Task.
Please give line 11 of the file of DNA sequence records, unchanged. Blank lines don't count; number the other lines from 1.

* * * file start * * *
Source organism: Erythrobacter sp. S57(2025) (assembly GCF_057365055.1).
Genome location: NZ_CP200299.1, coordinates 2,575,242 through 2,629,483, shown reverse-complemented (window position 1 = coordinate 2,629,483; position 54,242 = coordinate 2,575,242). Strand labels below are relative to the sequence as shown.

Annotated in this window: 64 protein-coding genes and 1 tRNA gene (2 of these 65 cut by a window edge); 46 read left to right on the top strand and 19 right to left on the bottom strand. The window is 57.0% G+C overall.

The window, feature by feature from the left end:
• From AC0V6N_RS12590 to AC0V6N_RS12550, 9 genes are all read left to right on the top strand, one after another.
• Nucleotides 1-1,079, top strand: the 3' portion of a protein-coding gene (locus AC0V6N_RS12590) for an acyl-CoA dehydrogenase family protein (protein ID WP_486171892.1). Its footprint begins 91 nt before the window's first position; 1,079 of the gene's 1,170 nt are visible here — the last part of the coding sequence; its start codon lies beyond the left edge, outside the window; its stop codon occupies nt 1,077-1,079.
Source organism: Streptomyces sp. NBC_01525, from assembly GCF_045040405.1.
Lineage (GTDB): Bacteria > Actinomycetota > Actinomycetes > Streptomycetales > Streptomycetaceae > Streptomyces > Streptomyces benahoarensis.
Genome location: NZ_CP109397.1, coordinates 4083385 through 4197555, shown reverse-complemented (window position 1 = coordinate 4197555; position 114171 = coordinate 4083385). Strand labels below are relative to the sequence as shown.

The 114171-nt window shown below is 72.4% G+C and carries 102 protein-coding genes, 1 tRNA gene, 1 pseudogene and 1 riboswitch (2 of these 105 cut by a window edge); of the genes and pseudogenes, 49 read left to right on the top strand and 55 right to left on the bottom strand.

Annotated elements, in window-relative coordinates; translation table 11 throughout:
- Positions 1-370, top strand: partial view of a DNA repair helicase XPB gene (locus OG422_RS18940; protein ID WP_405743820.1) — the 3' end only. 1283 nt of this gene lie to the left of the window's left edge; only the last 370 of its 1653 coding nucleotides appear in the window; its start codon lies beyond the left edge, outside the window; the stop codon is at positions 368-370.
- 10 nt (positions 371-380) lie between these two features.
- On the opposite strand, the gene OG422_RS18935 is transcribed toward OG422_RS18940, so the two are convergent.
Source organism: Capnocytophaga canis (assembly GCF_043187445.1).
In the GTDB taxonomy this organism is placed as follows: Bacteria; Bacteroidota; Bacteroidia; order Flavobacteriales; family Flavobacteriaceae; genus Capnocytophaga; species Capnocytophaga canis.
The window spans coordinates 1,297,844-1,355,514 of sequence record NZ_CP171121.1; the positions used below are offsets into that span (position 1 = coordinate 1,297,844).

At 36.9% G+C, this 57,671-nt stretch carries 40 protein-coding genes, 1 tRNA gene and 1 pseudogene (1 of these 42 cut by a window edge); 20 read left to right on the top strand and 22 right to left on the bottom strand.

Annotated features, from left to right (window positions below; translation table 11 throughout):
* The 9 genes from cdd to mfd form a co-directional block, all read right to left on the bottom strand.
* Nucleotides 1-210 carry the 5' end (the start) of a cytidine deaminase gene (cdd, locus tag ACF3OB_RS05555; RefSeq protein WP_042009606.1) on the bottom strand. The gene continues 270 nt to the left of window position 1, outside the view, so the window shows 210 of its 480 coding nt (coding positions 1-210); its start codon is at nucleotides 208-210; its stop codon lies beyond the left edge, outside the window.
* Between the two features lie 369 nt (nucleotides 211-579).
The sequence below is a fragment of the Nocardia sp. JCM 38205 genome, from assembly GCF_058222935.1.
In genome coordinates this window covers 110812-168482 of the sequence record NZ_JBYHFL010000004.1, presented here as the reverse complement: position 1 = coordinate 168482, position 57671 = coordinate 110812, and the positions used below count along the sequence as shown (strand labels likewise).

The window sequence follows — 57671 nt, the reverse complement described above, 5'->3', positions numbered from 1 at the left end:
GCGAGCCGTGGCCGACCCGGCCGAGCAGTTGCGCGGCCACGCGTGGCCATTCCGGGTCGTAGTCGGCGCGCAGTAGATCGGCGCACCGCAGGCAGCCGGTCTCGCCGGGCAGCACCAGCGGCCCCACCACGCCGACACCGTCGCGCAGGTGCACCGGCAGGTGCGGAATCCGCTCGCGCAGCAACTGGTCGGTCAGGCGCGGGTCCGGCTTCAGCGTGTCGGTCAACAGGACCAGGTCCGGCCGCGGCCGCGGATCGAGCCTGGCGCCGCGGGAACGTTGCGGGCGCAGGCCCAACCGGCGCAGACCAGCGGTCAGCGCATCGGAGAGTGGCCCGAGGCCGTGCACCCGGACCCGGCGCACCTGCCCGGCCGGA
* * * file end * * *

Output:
Annotated elements, in window-relative coordinates; translation table 11 throughout: